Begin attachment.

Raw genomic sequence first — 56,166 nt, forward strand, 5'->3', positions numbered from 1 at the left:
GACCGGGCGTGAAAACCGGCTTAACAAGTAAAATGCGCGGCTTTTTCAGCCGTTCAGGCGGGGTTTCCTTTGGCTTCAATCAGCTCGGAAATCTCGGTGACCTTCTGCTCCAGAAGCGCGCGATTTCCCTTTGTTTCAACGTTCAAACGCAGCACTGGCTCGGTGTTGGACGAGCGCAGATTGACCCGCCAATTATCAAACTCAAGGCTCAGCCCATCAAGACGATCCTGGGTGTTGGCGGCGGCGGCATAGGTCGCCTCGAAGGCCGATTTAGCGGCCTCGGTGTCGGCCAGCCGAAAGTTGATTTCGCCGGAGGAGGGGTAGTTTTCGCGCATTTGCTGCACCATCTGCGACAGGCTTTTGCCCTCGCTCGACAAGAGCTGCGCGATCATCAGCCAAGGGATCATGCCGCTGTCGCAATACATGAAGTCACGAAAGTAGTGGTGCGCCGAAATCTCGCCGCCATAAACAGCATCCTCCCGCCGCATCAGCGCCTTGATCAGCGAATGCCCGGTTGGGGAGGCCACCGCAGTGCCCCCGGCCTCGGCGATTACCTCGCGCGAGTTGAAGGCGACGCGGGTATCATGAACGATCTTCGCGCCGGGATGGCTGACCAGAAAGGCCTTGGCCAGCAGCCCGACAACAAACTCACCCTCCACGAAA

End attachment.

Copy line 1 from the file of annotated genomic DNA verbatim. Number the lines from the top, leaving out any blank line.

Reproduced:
Raw genomic sequence first — 56,166 nt, forward strand, 5'->3', positions numbered from 1 at the left: